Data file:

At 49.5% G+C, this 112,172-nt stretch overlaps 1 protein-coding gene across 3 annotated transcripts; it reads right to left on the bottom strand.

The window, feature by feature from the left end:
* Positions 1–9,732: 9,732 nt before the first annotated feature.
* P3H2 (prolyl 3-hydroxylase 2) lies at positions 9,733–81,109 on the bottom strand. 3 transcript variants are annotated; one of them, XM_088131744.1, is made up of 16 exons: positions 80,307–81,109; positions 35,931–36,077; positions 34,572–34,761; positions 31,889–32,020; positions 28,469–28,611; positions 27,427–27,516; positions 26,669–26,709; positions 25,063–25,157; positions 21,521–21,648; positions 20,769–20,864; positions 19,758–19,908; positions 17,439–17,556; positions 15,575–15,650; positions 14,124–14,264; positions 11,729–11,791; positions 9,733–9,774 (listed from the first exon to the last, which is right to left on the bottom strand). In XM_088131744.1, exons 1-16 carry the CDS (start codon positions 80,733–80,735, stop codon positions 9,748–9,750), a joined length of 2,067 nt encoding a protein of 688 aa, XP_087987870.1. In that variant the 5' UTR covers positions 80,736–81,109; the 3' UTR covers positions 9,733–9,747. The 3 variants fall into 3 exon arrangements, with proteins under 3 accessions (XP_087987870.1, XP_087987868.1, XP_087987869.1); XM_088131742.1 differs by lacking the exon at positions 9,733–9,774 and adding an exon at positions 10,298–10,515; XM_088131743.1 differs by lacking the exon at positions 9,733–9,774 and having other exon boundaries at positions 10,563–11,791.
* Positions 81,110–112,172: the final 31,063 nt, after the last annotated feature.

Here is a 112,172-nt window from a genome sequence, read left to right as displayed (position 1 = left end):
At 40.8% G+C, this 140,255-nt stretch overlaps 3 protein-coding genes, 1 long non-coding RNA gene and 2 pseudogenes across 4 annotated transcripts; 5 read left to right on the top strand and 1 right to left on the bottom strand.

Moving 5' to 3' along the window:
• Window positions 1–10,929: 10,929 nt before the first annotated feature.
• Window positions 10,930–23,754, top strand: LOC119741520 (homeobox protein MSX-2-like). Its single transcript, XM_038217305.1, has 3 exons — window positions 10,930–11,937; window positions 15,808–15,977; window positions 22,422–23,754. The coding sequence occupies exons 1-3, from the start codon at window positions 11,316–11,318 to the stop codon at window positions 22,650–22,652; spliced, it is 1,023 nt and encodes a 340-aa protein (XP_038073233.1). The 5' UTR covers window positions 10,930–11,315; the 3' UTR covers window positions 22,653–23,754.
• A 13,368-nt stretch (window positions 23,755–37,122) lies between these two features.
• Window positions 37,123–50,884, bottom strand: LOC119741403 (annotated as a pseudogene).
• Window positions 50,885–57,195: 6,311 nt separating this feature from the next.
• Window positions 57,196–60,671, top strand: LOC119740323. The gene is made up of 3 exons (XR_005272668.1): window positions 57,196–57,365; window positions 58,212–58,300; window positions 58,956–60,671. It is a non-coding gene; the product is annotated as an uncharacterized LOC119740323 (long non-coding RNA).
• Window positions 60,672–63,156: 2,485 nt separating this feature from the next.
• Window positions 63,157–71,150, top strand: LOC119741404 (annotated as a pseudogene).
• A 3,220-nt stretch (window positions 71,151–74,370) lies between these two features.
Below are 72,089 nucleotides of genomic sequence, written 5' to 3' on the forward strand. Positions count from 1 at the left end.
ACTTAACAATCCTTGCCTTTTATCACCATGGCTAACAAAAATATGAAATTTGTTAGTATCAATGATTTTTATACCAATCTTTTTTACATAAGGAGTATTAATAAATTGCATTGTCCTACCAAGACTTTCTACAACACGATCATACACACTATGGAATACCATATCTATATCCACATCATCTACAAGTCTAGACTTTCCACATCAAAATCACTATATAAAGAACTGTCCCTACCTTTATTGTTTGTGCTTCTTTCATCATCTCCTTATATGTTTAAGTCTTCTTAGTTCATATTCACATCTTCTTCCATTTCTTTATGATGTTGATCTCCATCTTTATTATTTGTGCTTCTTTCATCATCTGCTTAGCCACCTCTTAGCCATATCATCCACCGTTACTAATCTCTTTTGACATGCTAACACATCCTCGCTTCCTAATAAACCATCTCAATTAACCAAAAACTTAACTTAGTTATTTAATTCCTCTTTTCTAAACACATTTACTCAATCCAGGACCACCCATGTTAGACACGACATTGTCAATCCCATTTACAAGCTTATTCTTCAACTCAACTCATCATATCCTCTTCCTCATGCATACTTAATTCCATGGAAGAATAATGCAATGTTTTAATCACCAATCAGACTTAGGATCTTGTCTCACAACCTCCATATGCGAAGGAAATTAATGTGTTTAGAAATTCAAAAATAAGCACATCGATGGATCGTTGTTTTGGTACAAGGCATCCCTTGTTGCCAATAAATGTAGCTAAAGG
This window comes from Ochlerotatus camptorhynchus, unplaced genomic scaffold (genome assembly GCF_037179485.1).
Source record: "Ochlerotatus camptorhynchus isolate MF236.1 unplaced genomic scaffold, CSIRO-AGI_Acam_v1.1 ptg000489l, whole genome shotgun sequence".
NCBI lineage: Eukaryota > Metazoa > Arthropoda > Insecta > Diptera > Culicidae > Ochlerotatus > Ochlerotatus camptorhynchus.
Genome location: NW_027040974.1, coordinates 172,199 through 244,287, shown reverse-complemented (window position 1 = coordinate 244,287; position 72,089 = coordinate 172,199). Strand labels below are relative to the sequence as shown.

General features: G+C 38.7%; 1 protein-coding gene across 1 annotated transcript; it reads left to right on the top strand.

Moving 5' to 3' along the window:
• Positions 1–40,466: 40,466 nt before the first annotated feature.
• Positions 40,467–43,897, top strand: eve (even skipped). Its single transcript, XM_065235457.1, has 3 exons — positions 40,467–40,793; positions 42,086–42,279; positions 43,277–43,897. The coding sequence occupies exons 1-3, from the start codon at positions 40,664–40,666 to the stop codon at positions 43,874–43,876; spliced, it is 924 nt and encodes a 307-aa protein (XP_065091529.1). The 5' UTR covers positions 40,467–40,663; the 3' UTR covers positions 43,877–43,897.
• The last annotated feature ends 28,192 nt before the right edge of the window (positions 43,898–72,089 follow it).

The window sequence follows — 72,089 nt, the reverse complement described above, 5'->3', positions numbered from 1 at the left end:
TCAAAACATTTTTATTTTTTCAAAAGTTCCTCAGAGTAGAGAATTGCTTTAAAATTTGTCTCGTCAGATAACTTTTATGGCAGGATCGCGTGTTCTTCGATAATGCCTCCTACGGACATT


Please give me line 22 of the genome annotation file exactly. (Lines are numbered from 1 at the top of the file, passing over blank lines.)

NCBI lineage: Eukaryota > Metazoa > Arthropoda > Insecta > Diptera > Culicidae > Ochlerotatus > Ochlerotatus camptorhynchus.